Independent and cutting-edge analysis on Turkey and its neighborhood

Over the last decade, during which the discussion of memory was opened in the Turkish public sphere, Turkish civil society has taken part in initiatives that go well beyond those launched by the state and the political elite, especially concerning policies related to memory, culture, and the environment. In this regard, the December 2008 campaign, which apologized for the Great Catastrophe inflicted upon the Ottoman Armenians in 1915, constituted an important milestone. This article examines the role of Turkish civil initiatives in dealing with official state narratives of history, and particularly their prospects in paving the way for a healthy return of memory through the opening up of space for discussion in Turkish public sphere.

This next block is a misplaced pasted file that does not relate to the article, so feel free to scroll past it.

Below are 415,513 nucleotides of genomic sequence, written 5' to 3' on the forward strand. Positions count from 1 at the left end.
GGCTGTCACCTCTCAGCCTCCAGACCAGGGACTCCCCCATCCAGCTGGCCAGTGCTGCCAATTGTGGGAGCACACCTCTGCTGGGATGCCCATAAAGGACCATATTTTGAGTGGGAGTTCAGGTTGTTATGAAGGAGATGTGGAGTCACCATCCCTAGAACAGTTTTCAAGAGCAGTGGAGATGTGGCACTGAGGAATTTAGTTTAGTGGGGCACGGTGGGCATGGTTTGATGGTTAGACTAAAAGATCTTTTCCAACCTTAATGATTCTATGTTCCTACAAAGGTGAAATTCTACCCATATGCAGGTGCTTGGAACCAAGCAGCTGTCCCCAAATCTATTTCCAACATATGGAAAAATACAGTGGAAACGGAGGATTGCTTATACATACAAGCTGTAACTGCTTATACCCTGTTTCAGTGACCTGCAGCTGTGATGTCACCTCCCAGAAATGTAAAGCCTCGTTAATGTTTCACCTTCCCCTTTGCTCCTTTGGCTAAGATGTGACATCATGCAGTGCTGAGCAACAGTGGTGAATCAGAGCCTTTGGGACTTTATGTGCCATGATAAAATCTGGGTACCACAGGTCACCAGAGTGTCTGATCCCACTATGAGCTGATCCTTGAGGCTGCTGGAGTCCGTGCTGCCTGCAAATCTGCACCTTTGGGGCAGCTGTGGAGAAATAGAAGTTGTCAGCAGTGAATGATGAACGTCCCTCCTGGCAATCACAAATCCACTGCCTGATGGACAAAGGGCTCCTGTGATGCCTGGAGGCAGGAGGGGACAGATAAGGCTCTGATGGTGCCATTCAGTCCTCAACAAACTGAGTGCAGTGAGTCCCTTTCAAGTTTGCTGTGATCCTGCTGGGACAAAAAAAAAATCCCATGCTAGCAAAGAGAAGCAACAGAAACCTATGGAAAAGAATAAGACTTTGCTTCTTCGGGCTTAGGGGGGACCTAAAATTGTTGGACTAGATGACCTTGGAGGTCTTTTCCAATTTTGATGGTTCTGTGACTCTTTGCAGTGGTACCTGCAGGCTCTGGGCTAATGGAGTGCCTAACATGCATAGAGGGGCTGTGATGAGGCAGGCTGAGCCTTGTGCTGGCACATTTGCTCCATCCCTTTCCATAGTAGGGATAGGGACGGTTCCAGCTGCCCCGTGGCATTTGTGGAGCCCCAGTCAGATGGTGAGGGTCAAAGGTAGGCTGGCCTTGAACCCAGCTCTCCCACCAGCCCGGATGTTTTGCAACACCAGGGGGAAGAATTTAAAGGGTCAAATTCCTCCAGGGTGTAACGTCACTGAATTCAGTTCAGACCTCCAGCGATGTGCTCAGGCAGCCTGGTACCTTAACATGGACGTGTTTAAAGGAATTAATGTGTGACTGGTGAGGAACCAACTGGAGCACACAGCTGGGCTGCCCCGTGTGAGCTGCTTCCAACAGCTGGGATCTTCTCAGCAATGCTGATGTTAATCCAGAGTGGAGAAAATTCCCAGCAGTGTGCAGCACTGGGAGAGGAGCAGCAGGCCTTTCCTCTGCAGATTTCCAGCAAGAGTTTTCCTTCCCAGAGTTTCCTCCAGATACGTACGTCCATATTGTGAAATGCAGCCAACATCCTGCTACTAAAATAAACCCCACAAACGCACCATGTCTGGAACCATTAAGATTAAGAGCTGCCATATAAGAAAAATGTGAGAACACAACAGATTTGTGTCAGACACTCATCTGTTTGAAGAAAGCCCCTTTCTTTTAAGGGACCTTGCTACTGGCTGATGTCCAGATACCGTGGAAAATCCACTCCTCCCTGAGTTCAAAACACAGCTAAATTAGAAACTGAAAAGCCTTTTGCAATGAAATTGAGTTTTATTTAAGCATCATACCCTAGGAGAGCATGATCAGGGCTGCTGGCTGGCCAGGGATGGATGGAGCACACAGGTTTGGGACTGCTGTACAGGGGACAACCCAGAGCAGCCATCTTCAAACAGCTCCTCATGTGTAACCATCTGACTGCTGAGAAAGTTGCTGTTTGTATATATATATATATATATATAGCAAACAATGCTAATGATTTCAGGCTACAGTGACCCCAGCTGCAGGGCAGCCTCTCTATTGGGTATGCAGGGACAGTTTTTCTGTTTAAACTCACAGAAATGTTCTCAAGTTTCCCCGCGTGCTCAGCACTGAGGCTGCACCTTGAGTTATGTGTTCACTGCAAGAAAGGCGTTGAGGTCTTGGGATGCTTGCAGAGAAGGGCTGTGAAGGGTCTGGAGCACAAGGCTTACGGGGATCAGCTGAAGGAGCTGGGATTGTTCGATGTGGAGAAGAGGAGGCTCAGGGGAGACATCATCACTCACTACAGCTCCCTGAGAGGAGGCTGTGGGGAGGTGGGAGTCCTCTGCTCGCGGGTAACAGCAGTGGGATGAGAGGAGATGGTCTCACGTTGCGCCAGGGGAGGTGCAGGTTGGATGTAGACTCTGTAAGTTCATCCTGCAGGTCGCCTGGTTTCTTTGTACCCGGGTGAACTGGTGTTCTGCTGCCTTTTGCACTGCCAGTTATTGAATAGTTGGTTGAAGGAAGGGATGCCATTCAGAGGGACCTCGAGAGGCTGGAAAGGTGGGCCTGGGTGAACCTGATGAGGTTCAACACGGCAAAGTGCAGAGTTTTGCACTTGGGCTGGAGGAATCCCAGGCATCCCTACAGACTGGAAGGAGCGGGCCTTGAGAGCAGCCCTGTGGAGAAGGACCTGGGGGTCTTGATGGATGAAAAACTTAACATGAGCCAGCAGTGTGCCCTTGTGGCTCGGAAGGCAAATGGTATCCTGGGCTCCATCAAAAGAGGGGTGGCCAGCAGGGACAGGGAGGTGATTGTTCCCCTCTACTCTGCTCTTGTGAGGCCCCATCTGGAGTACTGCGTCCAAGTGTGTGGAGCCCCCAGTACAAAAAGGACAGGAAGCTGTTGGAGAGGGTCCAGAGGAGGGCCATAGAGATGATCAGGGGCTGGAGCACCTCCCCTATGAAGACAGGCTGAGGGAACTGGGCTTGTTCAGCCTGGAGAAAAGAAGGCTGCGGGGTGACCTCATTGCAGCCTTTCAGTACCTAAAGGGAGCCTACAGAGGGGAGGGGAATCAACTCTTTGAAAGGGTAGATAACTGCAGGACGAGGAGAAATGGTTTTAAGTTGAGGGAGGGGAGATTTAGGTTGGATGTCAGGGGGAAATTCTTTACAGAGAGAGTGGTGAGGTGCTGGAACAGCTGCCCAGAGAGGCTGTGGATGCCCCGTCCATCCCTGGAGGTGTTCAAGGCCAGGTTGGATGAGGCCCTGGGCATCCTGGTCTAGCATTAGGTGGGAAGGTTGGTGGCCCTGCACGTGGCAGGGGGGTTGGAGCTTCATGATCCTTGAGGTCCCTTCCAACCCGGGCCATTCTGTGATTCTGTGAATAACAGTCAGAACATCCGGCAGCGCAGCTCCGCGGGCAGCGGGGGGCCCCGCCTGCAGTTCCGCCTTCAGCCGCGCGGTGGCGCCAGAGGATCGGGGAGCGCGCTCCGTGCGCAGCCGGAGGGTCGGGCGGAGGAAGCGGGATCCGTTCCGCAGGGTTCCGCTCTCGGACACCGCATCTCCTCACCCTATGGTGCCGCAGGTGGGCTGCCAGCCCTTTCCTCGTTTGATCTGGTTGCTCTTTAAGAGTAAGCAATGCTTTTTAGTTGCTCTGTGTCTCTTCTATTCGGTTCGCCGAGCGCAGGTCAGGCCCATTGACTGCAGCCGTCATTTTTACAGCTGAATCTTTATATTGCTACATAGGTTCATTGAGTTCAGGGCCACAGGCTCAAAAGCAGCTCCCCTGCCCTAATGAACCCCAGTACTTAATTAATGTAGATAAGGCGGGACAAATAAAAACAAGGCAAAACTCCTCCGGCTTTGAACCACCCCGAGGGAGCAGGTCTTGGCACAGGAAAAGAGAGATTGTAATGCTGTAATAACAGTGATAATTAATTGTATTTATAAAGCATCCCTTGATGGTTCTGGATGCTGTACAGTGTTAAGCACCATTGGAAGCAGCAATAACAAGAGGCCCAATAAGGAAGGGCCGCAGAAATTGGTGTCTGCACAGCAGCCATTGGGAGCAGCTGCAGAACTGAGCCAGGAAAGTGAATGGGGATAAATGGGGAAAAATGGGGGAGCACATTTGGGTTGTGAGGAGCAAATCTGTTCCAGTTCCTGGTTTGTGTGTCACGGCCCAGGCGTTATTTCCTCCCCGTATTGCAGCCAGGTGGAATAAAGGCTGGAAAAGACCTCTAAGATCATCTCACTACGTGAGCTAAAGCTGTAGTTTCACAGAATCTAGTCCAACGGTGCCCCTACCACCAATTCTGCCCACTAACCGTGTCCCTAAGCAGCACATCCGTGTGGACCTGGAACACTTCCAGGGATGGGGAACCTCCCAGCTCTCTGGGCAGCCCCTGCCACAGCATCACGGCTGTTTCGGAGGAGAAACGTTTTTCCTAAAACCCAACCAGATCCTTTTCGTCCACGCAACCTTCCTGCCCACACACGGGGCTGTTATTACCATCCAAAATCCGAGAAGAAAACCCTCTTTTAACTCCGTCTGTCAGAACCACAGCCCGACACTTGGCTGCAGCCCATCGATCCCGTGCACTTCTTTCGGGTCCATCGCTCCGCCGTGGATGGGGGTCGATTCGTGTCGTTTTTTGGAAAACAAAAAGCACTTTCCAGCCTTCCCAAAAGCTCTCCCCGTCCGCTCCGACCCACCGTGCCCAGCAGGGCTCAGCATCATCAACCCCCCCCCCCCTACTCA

CONTRIBUTOR
Cengiz Aktar
Cengiz Aktar
From the Desk of the Editor Over the last couple of years, Turkey has weathered multiples storms in close succession: two general elections that took place in a polarized political climate, an escalation of the Turkey-PKK conflict, a crisis with Russia, the 2016 failed coup attempt followed by state of emergency measures, and the continued threat of terrorist attacks. The aftermath of the constitutional referendum in April...
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